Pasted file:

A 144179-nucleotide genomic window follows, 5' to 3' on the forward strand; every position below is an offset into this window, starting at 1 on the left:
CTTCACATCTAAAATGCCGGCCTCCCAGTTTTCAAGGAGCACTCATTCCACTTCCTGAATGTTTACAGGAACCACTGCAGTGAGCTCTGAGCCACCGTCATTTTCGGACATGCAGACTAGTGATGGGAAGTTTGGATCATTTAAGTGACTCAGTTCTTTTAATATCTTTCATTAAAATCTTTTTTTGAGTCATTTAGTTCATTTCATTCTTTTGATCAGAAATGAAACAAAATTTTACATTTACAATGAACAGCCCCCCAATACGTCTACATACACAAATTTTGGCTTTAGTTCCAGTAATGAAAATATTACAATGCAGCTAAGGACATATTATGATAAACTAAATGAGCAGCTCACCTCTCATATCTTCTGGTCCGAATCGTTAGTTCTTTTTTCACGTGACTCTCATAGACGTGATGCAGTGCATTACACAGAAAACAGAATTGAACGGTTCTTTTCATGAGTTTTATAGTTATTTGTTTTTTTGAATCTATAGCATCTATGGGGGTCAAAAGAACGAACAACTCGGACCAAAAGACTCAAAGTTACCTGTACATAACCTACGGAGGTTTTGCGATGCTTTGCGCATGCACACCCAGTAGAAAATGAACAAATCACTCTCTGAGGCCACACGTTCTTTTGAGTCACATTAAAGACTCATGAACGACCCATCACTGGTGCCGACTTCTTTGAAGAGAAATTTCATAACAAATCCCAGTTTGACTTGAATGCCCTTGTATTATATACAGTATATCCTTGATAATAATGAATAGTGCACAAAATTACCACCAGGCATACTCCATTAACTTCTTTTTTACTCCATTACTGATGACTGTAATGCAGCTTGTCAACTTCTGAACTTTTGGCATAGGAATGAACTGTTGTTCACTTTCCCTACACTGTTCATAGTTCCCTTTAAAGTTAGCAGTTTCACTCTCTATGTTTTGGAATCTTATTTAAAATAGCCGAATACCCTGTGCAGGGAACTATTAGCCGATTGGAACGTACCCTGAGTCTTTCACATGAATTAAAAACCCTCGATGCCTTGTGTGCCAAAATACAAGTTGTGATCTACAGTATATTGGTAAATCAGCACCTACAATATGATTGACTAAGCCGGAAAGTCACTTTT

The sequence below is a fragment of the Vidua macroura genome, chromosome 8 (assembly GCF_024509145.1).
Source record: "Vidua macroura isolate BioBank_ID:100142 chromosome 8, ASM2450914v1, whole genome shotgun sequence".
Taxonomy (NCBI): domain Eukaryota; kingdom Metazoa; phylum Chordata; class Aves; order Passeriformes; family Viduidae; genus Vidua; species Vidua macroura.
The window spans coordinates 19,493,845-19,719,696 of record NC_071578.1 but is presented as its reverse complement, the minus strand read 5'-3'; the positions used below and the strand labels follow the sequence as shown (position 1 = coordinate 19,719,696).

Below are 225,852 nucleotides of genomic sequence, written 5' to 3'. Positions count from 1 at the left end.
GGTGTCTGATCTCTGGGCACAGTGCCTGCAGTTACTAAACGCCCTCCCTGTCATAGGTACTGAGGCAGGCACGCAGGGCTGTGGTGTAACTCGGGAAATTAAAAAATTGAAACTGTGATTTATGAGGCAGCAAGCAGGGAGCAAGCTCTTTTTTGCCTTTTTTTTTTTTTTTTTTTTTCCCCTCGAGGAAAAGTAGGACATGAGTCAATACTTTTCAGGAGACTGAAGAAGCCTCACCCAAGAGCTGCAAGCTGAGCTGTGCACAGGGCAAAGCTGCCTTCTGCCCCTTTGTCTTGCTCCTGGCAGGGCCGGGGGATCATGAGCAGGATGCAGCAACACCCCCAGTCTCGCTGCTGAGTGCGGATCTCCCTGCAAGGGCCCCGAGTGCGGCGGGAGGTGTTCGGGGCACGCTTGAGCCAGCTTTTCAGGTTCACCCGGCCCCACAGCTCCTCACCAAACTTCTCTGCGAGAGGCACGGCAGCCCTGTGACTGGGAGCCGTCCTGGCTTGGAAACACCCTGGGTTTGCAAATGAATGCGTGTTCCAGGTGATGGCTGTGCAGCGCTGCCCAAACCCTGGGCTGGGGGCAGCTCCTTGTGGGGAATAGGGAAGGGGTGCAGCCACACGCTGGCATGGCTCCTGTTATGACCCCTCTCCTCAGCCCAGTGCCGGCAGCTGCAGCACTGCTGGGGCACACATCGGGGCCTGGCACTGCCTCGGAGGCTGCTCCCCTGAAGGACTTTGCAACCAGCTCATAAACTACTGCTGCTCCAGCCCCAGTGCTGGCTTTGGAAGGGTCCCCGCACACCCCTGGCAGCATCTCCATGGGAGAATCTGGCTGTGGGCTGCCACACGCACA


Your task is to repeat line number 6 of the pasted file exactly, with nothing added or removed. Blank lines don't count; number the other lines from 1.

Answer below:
The window spans coordinates 19,493,845-19,719,696 of record NC_071578.1 but is presented as its reverse complement, the minus strand read 5'-3'; the positions used below and the strand labels follow the sequence as shown (position 1 = coordinate 19,719,696).